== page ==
It was probably something we were looking out anyway to be honest with you and I didn't we made the decision because because we felt in that it was the right thing to do just that it was felt the right thing to do and that doesn't mean to say that they did anything wrong on the show it just felt that give him what happened.

Thought it was the right decision to take the early had a briefing around that came from Jeremy Kyle coming back to ITV in a different role, is he coming back to ITV

Not that I know what I mean.

I don't know what the plans are but not that I know of at the moment.

I mean Jeremy will certainly do lots of other stuff again.

I'm sure he will not just on ITV but there are no plans at the moment another chance your face which she gave evidence to select committee follow the death of some former contestants from love Island again for this reason.

I'm not getting any details but what did you mean by extension ITV learn from the events so I think the thing is the first thing is a lot of people in production knew there were two individuals that have been highlighted obviously in the impressed a lot you know personally and they were you know the dentist and as you would be just as you know.

It's a horrible thing to happen.

You know the procedures and processes and the duty of care that we we have literally it's world-class now.

I know that we have strengthened ban.

Wasn't doing that well in the past.

It's just simply because social media has genuinely intensified what happens on a show where someone is out of the limelight for 6-weeks goes in quite well known maybe but not really but then and then comes out with thousands hundreds of thousands of Instagram followers or whatever it might be it's a big shit and we've done a lot of work on casting on what happens in the show but also on the aftercare so we've been forensic about it, but particularly through the lens of social media and what will they will explain when they come out of the show that you've got children you know do you feel hesitant about the fact that the business you run is part of a good real part of a culture in which a lot of normal people really want to be famous.

They really believe in getting likes on Instagram followers on Snapchat or Twitter where we might be and the pursuit of fame.

Is really dark side and it's a small way love Island is part of that DarkSide look.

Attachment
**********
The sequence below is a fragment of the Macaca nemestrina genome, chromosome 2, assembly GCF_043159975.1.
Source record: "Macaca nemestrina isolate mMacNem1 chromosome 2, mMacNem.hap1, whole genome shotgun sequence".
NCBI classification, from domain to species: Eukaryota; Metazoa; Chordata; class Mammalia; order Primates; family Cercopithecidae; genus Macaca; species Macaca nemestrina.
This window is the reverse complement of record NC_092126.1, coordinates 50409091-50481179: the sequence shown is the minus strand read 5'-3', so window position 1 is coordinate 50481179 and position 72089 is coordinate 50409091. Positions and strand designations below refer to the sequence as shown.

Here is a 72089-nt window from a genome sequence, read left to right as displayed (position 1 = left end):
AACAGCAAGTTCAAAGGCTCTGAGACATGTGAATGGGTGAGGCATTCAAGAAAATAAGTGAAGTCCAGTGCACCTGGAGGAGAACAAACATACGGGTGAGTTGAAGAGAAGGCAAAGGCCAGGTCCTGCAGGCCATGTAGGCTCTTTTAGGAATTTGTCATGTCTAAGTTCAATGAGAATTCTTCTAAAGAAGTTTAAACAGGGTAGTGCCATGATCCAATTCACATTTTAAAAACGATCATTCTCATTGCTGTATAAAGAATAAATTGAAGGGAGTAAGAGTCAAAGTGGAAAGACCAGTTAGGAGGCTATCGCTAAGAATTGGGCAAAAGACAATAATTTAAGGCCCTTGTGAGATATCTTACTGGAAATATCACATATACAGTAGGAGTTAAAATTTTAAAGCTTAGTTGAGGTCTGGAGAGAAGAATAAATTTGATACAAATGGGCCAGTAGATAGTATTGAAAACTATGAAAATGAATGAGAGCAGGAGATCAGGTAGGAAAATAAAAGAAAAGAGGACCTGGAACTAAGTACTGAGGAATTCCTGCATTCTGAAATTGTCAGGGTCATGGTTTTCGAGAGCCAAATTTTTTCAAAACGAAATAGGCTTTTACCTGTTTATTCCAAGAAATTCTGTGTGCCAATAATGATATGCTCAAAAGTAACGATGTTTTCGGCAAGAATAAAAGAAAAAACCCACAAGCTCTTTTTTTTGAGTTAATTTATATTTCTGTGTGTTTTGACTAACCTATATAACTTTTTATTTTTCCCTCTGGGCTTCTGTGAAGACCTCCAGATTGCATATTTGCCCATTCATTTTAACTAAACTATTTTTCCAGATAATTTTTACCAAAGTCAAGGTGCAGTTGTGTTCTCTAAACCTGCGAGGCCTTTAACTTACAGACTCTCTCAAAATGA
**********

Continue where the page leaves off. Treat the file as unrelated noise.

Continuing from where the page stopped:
I think lots of programs can be you know that you can put a lot of programs into and you can have done that for the last two years actually it's not the recent phenomena is genuinely the social media echo chamber of the trolling and the kind of intensity the scrutiny and intensity people get I think what we have to do is ensure that people go in fully prepared with their eyes open that's what we do.

We get a lot of previous contestants to explain exactly what it's going to be like Dr Alex brinson.

Could go we'll go on and say this is what I experienced other people will say I was trolled because I had xy&z.

So you have to fully prepare and you have to make sure they are really bringing consenting to this as adults and they really want to do it and that a lot of people have fantastic experiences on all of these shows.

Things that will get the most attention, is is when they don't have a fantastic experience when something goes wrong and of course people's lives are complex.

It's not always just about the show or any show it's about what they're singing their whole life and do it be will be coming back it.

Will it be filled in the UK this year don't know it's been for a little while we didn't do it last summer so we want it and you know we're getting you know when looking at all our options at the moment because I think pandemic makes it hard of course.

Let's talk about your imagine and please tell me if I'm wrong but your picture the job was the ITV needs to ride several different horses, so you going to keep the linear channel going to Mostly found in advertising funded.

We've also developed a really strong and be a production powerhouse in ITV Studios with hit me formats.

You can tell around the world how much of the business now comes from those II

Legs if you like from the production from a digital from the digital viewing so I didn't you know I look I went through a rigorous process, but I was not looking for that to be honest.

I was really I was very happy at easyJet and I thought after easyJet I will just sit back for a bit and reflect so the thing that appeal to me about is it total transformation about to be you know it is a digital transformation story really because we know that in the next decade more movie was going to watch different iptv is on stream right, so the internet is going to be a delivery mechanism.

I hope we come back to that and I hope you have time to talk about the massive implications to public service broadcasters, so for me.

It was like we are so strong has got such a huge presence in the

How do we make that transition that is as strong and what it does and tribes in the digital world so it's not just transforming your means a distribution.

It's about your content.

It is about how you monetize that content it is about your mindset and the culture of the organisation tilting to the Future so that's what appeal to me so right.

You know it was about transforming particularly the broadcom what we were calling the broadcaster vision which we now call media and entertainment it was focusing on demands.

It was doing the Hub much much better putting much more on making it much more destination than a catch up service which in the middle off.

It was trying to get britbox off the ground so to do a streaming service we got all the public service broadcasters together so Channel 4 Channel 5 BBC iTV as one multi series box sets in one place that was quite a tough thing to get off the ground.